The Acquirer’s Multiple screeners examine the universe of US-listed stocks and ADRs to find the cheapest on the acquirer’s multiple, the name for the metric used by activists, private equity firms and corporate raiders to find deeply undervalued targets.
How are the universes defined?
We exclude stocks traded over-the-counter (OTC stocks), and closed-end funds, shrinking the universe of listed stocks to about 5,000 stocks.
We divide the remaining universe of US-listed stocks into three universes: Large Cap, All Investable, and Small and Micro Cap.
The Large Cap screener is drawn from the largest universe of stocks, those with a market cap greater than $20 billion.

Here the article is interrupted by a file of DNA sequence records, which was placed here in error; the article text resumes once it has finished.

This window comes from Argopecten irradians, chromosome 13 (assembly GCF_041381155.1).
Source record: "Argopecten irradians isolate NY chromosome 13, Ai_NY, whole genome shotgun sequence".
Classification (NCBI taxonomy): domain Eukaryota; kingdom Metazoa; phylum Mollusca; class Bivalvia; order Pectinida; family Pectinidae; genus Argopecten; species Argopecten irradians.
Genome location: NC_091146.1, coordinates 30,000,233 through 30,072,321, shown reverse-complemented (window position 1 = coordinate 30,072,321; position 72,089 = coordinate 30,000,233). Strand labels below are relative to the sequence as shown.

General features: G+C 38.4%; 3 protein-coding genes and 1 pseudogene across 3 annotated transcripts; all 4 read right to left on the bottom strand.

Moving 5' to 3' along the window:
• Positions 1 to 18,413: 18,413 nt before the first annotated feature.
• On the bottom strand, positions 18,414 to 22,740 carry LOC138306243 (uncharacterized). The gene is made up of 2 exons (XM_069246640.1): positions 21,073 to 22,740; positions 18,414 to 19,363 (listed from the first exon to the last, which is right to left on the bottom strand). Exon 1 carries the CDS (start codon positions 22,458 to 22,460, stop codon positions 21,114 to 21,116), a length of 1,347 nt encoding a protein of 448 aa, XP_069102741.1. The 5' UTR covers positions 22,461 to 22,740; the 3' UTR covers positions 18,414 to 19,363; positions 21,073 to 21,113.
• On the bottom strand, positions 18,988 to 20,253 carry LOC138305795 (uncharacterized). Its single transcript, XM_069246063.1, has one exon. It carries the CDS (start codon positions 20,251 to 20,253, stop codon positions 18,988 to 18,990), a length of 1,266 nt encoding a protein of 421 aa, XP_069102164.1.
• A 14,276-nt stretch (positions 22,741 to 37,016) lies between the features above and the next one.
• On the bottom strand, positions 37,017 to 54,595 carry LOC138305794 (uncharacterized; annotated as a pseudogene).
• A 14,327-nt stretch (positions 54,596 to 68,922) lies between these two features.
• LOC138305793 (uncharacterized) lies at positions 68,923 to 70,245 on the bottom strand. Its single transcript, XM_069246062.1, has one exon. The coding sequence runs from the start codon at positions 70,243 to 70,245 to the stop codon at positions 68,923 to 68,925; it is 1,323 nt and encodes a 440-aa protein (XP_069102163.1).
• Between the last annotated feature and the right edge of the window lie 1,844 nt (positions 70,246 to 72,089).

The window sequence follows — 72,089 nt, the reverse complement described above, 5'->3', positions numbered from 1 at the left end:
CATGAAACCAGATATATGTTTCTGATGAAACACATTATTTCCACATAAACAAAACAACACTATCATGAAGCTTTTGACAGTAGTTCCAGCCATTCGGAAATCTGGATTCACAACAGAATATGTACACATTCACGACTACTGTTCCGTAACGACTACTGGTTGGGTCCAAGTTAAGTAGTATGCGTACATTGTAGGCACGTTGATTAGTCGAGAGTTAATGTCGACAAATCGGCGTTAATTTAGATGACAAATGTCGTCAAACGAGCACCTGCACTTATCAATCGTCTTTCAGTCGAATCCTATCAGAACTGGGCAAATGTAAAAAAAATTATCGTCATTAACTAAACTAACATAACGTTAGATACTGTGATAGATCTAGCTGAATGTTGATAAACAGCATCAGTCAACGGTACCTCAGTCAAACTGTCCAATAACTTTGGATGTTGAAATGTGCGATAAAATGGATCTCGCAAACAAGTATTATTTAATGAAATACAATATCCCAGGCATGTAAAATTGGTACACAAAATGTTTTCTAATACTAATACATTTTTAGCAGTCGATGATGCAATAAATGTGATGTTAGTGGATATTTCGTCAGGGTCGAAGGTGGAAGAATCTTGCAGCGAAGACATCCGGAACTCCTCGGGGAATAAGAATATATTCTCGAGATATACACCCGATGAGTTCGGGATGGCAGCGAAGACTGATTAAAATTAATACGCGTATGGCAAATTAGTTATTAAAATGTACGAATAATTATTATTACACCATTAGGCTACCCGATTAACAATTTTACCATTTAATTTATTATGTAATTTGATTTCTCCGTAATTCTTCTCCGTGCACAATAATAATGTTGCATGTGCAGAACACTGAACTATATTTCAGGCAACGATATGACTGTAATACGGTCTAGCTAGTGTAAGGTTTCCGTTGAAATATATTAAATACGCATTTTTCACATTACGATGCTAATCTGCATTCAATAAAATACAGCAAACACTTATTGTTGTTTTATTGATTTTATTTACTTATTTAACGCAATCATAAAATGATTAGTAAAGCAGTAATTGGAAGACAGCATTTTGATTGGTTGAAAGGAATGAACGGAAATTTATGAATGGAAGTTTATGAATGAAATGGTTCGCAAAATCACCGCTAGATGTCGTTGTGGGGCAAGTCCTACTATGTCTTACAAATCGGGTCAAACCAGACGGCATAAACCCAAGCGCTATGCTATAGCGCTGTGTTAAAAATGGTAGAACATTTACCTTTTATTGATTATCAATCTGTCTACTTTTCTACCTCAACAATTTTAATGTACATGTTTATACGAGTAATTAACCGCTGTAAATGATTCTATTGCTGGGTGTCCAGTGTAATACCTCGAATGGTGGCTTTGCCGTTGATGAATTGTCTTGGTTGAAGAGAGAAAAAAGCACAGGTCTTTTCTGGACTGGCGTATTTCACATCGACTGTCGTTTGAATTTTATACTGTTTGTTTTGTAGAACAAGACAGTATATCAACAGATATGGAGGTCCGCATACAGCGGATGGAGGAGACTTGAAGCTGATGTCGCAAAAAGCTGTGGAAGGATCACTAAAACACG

The All Investable screener is drawn from the largest half of all listed companies. It includes stocks in the Large Cap universe. This universe gives the best balance of returns and ease of investability.
The Small and Micro Cap screener is drawn from the universe of stocks that fall outside the All Investable universe. We define the universe as the smallest half of all listed companies.
Why use the 50th percentile as the demarcation point between the All Investable and Small and Micro Cap universes?
Why not use say the 66th or 33rd percentile?
It’s an arbitrary cut-off, but it’s chosen for practical reasons. As at January 1, 2015, the smallest company in the All Investable universe had a market capitalization of $131 million. In the 2009 edition of his wonderful book What Works on Wall Street (Fourth Edition), quantitative investing pioneer Jim O’Shaughnessy used a minimum market capitalization of about $205 million for his All Stocks universe.